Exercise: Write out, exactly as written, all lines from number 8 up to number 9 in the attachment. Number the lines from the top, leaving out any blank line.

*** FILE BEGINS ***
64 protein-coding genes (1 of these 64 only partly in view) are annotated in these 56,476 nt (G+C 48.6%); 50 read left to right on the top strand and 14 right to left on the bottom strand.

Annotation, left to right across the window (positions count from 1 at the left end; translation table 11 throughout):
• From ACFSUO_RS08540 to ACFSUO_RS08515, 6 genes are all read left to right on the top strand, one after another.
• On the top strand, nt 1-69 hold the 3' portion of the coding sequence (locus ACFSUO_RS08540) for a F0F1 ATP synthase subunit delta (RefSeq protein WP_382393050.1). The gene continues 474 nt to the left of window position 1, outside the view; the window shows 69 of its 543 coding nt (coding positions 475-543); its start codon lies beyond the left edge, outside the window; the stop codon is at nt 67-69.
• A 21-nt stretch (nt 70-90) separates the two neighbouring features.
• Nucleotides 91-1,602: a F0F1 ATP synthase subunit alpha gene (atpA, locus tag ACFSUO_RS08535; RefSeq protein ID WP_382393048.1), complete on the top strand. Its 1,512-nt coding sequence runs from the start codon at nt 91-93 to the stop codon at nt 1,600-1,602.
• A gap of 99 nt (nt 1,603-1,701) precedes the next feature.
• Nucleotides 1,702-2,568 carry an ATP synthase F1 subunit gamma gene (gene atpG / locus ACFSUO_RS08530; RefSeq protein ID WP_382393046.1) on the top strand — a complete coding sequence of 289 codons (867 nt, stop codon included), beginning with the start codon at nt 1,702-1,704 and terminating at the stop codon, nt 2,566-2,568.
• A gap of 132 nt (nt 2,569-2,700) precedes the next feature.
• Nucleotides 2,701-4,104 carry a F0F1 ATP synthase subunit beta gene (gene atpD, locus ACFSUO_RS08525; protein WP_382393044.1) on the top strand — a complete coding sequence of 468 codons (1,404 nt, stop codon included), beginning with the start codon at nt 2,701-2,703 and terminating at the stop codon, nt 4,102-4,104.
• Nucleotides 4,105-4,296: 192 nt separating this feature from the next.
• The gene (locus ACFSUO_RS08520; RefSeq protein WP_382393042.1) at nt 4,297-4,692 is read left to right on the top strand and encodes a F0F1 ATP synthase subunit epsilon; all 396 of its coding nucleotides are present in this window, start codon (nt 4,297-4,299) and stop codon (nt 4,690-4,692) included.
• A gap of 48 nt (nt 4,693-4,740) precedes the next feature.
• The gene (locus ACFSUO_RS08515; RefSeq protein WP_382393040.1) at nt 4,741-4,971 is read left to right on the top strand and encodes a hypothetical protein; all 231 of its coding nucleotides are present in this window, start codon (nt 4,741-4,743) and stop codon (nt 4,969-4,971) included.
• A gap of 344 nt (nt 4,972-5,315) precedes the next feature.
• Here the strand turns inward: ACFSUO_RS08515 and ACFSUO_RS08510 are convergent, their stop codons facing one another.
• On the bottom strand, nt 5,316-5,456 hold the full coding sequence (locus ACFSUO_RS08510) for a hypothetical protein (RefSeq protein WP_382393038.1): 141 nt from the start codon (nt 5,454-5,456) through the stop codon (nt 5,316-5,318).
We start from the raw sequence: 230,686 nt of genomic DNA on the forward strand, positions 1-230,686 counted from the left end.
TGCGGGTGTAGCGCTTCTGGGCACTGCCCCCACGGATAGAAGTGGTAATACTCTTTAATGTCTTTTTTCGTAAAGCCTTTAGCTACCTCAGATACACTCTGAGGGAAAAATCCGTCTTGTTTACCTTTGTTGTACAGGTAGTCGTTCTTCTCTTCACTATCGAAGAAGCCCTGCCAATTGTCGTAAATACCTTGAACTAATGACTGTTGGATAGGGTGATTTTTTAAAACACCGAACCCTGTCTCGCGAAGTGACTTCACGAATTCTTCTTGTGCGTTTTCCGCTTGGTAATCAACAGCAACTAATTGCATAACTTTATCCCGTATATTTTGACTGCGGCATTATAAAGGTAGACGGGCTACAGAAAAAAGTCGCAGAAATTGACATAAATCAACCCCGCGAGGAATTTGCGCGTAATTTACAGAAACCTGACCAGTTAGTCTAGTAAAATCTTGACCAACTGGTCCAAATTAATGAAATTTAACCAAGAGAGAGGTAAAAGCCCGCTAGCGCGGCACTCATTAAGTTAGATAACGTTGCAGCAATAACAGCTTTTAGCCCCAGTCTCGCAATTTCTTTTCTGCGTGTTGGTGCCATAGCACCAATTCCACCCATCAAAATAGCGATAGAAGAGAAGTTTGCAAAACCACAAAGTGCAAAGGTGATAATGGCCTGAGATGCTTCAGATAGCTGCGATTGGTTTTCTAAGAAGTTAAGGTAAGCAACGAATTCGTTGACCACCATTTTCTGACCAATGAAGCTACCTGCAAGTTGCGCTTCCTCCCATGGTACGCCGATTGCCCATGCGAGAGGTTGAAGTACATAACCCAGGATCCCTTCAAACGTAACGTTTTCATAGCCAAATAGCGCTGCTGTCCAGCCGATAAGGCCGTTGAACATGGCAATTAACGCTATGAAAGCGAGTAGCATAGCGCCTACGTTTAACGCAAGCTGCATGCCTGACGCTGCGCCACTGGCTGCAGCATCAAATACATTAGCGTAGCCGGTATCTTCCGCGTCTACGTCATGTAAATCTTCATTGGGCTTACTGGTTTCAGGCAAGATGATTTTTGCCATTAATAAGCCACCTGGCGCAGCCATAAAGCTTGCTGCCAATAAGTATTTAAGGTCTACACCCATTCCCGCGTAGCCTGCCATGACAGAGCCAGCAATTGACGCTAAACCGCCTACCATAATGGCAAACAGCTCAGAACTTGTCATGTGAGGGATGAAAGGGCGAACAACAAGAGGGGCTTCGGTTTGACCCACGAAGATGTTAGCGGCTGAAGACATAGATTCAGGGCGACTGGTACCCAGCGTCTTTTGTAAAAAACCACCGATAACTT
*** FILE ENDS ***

• Nucleotides 1,702-2,568 carry an ATP synthase F1 subunit gamma gene (gene atpG / locus ACFSUO_RS08530; RefSeq protein ID WP_382393046.1) on the top strand — a complete coding sequence of 289 codons (867 nt, stop codon included), beginning with the start codon at nt 1,702-1,704 and terminating at the stop codon, nt 2,566-2,568.
• A gap of 132 nt (nt 2,569-2,700) precedes the next feature.